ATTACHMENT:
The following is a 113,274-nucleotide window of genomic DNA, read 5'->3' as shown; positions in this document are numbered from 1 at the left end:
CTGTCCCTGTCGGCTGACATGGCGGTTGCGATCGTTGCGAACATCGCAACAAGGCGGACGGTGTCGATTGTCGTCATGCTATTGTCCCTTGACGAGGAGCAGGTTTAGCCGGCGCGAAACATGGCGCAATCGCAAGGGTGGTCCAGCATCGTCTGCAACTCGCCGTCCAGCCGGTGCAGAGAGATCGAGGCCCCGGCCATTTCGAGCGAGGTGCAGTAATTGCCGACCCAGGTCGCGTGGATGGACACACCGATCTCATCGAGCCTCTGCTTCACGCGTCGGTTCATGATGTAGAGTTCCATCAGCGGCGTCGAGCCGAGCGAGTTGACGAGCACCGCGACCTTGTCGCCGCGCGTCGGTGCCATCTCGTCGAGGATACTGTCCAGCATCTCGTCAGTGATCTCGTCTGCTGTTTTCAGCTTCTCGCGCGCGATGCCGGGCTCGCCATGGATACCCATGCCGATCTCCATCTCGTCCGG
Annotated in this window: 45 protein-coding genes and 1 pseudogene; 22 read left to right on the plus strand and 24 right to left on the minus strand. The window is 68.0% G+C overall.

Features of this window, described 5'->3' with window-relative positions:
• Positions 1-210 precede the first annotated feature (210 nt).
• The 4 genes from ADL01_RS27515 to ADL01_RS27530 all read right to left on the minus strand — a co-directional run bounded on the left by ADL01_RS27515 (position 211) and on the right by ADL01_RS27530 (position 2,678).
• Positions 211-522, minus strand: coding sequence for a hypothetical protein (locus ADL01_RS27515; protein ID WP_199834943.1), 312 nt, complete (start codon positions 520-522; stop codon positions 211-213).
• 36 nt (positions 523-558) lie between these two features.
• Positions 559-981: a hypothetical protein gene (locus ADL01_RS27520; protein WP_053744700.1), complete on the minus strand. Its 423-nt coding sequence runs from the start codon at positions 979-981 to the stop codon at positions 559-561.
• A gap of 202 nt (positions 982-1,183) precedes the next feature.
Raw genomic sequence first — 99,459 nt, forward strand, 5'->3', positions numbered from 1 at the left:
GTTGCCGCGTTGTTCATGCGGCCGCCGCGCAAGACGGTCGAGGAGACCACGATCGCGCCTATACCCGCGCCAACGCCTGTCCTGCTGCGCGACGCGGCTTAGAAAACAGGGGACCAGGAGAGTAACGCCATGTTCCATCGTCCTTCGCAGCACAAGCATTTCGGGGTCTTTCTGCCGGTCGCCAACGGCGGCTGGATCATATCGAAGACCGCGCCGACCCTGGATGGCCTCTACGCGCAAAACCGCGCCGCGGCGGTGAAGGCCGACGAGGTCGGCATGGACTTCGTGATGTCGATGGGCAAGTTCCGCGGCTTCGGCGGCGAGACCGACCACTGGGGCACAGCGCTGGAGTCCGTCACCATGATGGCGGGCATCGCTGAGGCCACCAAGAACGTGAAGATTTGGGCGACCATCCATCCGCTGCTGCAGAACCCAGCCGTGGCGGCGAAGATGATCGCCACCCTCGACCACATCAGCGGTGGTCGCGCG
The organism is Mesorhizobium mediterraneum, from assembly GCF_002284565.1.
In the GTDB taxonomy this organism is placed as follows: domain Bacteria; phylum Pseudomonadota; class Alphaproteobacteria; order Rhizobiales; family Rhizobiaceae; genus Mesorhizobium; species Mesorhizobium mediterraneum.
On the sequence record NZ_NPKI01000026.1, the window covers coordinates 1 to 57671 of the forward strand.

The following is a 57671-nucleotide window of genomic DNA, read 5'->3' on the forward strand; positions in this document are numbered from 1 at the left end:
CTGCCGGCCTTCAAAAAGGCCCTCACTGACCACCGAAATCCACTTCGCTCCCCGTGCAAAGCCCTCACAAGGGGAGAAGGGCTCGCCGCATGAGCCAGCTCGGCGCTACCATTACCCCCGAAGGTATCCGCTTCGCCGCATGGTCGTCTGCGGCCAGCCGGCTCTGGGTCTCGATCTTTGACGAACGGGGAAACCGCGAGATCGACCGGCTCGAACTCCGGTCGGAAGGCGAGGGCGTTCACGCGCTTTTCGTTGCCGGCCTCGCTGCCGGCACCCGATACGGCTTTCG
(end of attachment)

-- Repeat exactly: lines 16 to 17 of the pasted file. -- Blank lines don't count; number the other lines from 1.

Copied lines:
The following is a 57671-nucleotide window of genomic DNA, read 5'->3' on the forward strand; positions in this document are numbered from 1 at the left end:
CTGCCGGCCTTCAAAAAGGCCCTCACTGACCACCGAAATCCACTTCGCTCCCCGTGCAAAGCCCTCACAAGGGGAGAAGGGCTCGCCGCATGAGCCAGCTCGGCGCTACCATTACCCCCGAAGGTATCCGCTTCGCCGCATGGTCGTCTGCGGCCAGCCGGCTCTGGGTCTCGATCTTTGACGAACGGGGAAACCGCGAGATCGACCGGCTCGAACTCCGGTCGGAAGGCGAGGGCGTTCACGCGCTTTTCGTTGCCGGCCTCGCTGCCGGCACCCGATACGGCTTTCG